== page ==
Jujube Tubes

I often get emails with requests for identifications of strange objects, and usually these are things that can be identified using my book.  Every once in a while, though, I’m treated to bizarre little mysteries from the other side of the world that bear little resemblance to anything I’ve come across in North America.  Sometimes I’m able to figure them out with a little Googling (as with the New Zealand Zigzag); sometimes other people pursue the mystery and fill me in (as with the square-mesh cocoon of Cyana meyricki).  With the mystery I’m about to present, the first option has failed me, so I’m hoping that someone out there either knows the answer or will stumble on it later and report back.

Judhajit Dasgupta noticed little white tubes attached to jujube (Ziziphus), an Indian shrub in the buckthorn family (Rhamnaceae).  He says the material of the tubes is a shell-like, hardened secretion.    He goes on:

I have examined the tubes under lens, there were no holes in the twigs near the site of attachment. Seems that the larvae concerned have only eaten the bark of the twig. Most of the tubes are placed at the nodes. The plant has completed flowering and has begun bearing fruits. No tubes are present on a nearby Jujube plant that is much younger and has not started bearing fruits. Some tubes have encircled the twig, some are attached only at a point. The diameter of the tubes are 1-2 mm, and length up to 7-8 mm. These are abandoned casings, so I shall look for them in coming seasons.




I don’t have much to say about these just yet, other than that I suspect they are made by some kind of moth larvae, but they don’t closely resemble the structures made by any tube/case-dwelling moth larvae I know about (e.g. Coleophoridae, Psychidae, Pyralidae). The annulated appearance of the cases in the close-up is interesting, and I wonder what close examination of the material sticking out of the tubes would reveal.  If these are in fact made by moth larvae, it would seem that one of the species in this list is responsible, but nothing there leaps out at me as a likely suspect (and I checked out and ruled out a few of the microleps).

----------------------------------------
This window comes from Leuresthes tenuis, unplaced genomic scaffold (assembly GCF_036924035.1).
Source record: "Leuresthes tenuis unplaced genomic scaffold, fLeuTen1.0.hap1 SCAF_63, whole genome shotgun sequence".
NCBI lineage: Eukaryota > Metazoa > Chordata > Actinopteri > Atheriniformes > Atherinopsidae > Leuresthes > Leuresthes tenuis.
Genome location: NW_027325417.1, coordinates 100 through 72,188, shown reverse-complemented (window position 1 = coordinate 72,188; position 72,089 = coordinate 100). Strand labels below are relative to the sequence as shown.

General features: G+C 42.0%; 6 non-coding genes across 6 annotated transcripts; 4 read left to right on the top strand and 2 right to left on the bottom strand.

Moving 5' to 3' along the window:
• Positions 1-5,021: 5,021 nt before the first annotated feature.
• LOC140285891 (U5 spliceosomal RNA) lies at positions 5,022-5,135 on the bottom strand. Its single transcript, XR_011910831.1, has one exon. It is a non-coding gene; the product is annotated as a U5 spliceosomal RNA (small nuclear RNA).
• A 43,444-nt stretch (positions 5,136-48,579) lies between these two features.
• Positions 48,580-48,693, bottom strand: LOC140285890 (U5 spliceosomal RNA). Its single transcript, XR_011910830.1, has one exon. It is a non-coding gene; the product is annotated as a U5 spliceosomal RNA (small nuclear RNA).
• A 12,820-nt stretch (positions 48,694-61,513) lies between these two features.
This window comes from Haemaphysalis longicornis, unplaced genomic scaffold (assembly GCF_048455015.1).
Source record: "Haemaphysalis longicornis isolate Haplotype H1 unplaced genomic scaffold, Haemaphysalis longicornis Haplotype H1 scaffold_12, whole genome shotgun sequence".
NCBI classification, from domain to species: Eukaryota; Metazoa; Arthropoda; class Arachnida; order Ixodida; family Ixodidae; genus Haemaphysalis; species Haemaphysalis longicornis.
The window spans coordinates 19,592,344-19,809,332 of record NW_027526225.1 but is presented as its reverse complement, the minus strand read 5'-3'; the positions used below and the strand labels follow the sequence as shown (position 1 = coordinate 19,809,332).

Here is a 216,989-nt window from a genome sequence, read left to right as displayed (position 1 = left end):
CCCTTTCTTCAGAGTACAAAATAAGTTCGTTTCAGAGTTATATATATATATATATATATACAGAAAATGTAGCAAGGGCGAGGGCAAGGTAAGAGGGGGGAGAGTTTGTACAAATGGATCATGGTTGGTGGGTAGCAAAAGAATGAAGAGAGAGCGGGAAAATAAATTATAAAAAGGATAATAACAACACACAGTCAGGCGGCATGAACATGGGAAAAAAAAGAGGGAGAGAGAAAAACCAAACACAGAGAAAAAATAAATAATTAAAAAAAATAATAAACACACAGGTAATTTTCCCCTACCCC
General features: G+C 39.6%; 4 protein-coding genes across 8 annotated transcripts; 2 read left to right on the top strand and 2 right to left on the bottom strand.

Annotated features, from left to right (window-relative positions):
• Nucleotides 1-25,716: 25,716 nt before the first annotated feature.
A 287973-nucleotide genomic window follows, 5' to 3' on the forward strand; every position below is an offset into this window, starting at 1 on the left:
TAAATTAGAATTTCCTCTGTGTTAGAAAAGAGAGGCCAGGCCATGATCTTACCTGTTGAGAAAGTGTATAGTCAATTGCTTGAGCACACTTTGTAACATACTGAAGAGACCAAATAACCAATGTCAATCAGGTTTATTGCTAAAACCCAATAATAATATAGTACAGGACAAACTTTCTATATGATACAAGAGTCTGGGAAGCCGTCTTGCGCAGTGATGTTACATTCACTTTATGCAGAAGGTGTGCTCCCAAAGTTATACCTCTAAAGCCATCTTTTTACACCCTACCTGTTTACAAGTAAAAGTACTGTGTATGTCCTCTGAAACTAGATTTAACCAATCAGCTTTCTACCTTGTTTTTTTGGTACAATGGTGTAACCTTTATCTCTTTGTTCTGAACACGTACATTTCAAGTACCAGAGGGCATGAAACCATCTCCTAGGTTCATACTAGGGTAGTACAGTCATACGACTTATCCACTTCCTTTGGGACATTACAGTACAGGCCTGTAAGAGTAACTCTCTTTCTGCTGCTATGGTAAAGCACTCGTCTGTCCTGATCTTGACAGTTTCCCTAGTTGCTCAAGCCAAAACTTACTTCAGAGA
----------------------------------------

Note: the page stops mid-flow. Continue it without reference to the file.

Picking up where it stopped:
So, anybody have a clue about this one?

About Charley Eiseman

I am a freelance naturalist, endlessly fascinated by the interconnections of all the living and nonliving things around me. I am the lead author of Tracks & Sign of Insects and Other Invertebrates (Stackpole Books, 2010), and continue to collect photographs and information on this subject. These days I am especially drawn to galls, leaf mines, and other plant-insect interactions.
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5 Responses to Jujube Tubes

  1. David Inouye says:

    If those tubes are made of wood pulp, maybe a hymenopteran.

  2. Pingback: Jujube Tubes, Part 2 | BugTracks

  3. Pingback: Monthly Mystery #16: Tubes on Silver Raisin | BugTracks

  4. Pingback: An Update and a Fancy Moth | BugTracks

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